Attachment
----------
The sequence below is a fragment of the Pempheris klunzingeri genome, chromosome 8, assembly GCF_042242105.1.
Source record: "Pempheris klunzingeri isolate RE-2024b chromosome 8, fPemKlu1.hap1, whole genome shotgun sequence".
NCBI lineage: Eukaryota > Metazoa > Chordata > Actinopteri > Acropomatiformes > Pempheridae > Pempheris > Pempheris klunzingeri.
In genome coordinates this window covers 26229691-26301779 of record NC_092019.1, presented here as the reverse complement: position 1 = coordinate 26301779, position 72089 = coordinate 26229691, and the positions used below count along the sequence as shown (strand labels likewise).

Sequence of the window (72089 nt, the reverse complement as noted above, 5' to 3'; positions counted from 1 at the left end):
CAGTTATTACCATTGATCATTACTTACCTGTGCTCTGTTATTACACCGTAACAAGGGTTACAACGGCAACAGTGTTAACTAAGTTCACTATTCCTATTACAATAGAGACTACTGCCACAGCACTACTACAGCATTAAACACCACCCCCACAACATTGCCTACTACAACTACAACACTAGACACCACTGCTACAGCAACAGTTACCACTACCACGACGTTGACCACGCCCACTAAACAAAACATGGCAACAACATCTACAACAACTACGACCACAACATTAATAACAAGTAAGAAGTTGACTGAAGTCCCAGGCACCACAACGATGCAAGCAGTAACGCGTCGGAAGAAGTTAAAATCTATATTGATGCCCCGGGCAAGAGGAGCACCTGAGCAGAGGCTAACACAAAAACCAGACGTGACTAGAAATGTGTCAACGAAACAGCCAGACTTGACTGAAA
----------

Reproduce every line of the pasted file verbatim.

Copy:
The sequence below is a fragment of the Pempheris klunzingeri genome, chromosome 8, assembly GCF_042242105.1.
Source record: "Pempheris klunzingeri isolate RE-2024b chromosome 8, fPemKlu1.hap1, whole genome shotgun sequence".
NCBI lineage: Eukaryota > Metazoa > Chordata > Actinopteri > Acropomatiformes > Pempheridae > Pempheris > Pempheris klunzingeri.
In genome coordinates this window covers 26229691-26301779 of record NC_092019.1, presented here as the reverse complement: position 1 = coordinate 26301779, position 72089 = coordinate 26229691, and the positions used below count along the sequence as shown (strand labels likewise).

Sequence of the window (72089 nt, the reverse complement as noted above, 5' to 3'; positions counted from 1 at the left end):
CAGTTATTACCATTGATCATTACTTACCTGTGCTCTGTTATTACACCGTAACAAGGGTTACAACGGCAACAGTGTTAACTAAGTTCACTATTCCTATTACAATAGAGACTACTGCCACAGCACTACTACAGCATTAAACACCACCCCCACAACATTGCCTACTACAACTACAACACTAGACACCACTGCTACAGCAACAGTTACCACTACCACGACGTTGACCACGCCCACTAAACAAAACATGGCAACAACATCTACAACAACTACGACCACAACATTAATAACAAGTAAGAAGTTGACTGAAGTCCCAGGCACCACAACGATGCAAGCAGTAACGCGTCGGAAGAAGTTAAAATCTATATTGATGCCCCGGGCAAGAGGAGCACCTGAGCAGAGGCTAACACAAAAACCAGACGTGACTAGAAATGTGTCAACGAAACAGCCAGACTTGACTGAAA